Belated Ba and Torres partnership rescues Blues but no respite for Benitez
Published 28/01/2013 | 05:00
At one point in the second half, with the League One hosts leading 2-1, Brentford's raucous fans inquired of their visitors: "Champions of Europe? You're having a laugh." Chelsea did not even look like FA Cup holders for long periods.
They recovered to force a replay through Fernando Torres seven minutes from time but this was a deeply unconvincing performance.
Oscar scored an exquisite goal, Juan Mata brought intelligence when arriving for the second half, but too many high-profile names lost their duels with Uwe Rosler's players.
The replay will be on fifth-round weekend because of league, international and Europa League commitments. Chelsea fly back from Sparta Prague after their Valentine's Day assignment, resuming conflict with Brentford on February 17, before taking on Sparta in the second leg four days later.
They need Rafael Benitez to consider pairing Torres with Demba Ba, and urgently require Petr Cech to recover from what the interim manager termed "a niggle". Ross Turnbull is too underwhelming an understudy.
They also need Benitez to demonstrate more fully the tactical nous he was known for at Liverpool.
Those Chelsea fans temporarily relocated from the Shed to the Wendy House watched closely for signs that Benitez could influence the flow of the game. The criticism of Chelsea's interim manager from some supporters is that he responds to the clock rather than the scoreboard. They even chanted "You don't know what you're doing" when he delayed the introduction of Ba.
Benitez must shake off the impression that subs come on as if at pre-planned points in the game.
He had to act at the break, following a largely lifeless 45 minutes by Chelsea. Brentford were sharper, stronger of spirit, a collective rather than a gathering of individuals.
The pitch was poor in one half, part Hackney Marshes, part Copacabana, but Brentford managed to move the ball across it well enough. Adam Forshaw and Harry Forrester worked overtime. So did Jonathan Douglas, who wore the beard of a pirate and a look of utter determination to thwart distinguished guests. Marcello Trotta, on loan from Fulham, ran hard as the lone striker.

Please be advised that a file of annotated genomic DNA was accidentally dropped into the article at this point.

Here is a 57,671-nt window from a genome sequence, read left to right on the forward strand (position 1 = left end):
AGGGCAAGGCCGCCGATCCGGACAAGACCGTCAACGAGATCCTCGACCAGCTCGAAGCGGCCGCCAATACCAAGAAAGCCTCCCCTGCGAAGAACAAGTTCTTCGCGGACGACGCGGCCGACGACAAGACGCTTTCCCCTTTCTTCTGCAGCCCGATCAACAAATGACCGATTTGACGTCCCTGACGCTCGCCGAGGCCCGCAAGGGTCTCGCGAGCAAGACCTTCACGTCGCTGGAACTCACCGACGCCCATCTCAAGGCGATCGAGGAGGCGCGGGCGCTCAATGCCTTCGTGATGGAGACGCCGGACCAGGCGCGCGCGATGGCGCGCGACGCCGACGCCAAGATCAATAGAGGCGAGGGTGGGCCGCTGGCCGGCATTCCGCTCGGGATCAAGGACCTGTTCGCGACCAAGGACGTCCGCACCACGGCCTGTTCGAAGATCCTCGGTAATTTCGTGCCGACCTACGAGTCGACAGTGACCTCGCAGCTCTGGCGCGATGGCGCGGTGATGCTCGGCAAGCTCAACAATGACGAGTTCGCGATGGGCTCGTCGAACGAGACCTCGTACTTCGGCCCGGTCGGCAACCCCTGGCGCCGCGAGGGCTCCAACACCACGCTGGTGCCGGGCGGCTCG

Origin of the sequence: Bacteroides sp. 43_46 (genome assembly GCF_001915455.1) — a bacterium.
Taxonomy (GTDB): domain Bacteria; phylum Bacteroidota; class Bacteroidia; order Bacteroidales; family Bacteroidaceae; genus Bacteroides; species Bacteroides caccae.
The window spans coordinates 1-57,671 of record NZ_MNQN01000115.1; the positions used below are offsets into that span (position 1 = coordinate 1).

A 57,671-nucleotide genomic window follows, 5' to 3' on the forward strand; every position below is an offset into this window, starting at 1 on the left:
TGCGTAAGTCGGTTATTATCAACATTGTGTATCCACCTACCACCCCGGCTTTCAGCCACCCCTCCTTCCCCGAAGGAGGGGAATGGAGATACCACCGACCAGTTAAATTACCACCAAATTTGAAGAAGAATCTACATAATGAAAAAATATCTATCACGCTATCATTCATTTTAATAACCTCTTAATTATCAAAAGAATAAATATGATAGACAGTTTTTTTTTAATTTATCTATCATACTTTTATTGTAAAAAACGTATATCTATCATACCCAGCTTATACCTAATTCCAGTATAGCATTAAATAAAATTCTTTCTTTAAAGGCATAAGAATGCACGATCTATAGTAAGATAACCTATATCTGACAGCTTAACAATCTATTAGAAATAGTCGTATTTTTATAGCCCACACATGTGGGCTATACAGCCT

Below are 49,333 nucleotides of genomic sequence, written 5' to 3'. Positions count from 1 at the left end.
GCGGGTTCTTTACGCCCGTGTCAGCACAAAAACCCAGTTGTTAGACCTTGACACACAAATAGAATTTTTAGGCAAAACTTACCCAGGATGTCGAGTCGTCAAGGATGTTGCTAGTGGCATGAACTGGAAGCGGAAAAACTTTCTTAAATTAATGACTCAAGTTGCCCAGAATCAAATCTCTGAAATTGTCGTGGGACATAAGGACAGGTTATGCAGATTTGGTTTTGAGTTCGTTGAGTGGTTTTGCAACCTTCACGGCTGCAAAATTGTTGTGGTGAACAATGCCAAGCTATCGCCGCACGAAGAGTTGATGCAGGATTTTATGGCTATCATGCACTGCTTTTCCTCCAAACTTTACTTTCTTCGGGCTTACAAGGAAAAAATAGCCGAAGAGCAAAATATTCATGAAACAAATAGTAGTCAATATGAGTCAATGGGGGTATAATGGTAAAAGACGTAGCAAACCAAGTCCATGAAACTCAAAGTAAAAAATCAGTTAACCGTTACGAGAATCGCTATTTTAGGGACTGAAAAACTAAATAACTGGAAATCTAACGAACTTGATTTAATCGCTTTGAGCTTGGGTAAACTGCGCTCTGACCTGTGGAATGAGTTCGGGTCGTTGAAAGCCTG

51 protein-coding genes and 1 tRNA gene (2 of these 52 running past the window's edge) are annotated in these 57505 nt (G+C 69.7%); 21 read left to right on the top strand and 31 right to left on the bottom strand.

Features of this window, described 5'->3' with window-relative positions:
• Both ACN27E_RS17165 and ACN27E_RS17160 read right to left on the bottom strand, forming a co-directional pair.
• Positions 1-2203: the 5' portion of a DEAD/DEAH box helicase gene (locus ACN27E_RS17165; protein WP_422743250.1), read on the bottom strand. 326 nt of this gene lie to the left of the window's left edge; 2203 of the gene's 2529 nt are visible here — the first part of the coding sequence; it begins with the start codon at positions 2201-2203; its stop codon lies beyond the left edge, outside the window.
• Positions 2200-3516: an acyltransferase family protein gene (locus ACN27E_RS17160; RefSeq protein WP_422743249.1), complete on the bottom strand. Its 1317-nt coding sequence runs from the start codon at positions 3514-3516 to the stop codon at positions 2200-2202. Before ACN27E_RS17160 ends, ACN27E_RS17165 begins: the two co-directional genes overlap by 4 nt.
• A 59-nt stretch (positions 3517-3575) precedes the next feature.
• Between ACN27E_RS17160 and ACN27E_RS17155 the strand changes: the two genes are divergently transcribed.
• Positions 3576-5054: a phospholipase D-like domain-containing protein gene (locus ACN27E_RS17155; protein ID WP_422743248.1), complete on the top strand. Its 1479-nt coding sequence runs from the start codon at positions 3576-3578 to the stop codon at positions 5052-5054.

Chelsea knew swiftly they were in for a sustained examination of their character. With Eden Hazard starting his suspension, Chelsea emerged to a ballboy guard of honour, carrying ironic if unintended echoes of the Liberty Stadium.
They lacked inspiration and conviction in the opening half. Frank Lampard looked tired and, with the visitors' defence disorganised, Brentford grew in self-belief.
Two minutes from time, Turnbull erred again, parrying Forrester's shot into the path of Trotta, who pulled the trigger and three sides of Griffin Park rocked with delight.
One stand, housing the visitors, contained a mix of apprehension, defiance and soon dissent. At the break, Benitez walked across the pitch, his head down, initially engaged in conversation with Mata.
Benitez did not look to his right where a few Chelsea fans were giving him the reverse Churchill.
How would he react? Criticised for his delayed and ultimately ineffective substitutions against Swansea, Benitez actually twisted early. He withdrew Marko Marin, a skilful player who possesses the slightness of frame that would make kite-flying a risk in windy conditions yesterday let alone finding a way through the dense thicket of Brentford's five-man midfield.
If Mata's change brought some rare approving nods from the Chelsea fans, Benitez's decision to continue to keep Ba in reserve with Torres labouring was baffling. Torres needed support.
Oscar appreciated Mata's presence, the Brazilian equalising within 10 minutes. He dribbled through the middle, his quick feet steering the ball through Brentford's defence before he elegantly flicked the ball past Simon Moore with the outside of his right foot. The goal contained hints of Romario in his pomp.
Chelsea's mood was better but Turnbull was hardly a human barricade.
Rosler sent on Tom Adeyemi for Trotta and the substitute had an instant impact, running through and being brought down by Turnbull after 73 minutes. Forrester calmly took control of the penalty, placing it low to Turnbull's right. Benitez's second substitution after 79 minutes involved a right-back, Cesar Azpilicueta, for a right-back, Branislav Ivanovic.
Where was Ba? Sitting on the bench, Where was the boldness of a Jose Mourinho?
Finally, Benitez sent Ba on and he quickly created the stage for Torres to equalise with a superb curling strike. The Spaniard's finesse was a total contrast to his earlier travails.
Chelsea could even have won it in stoppage-time, Mata and Ba screaming for a penalty when Harlee Dean handled Mata's cross but Brentford deserved their replay and a payday that could touch £750,000.
(© Daily Telegraph, London)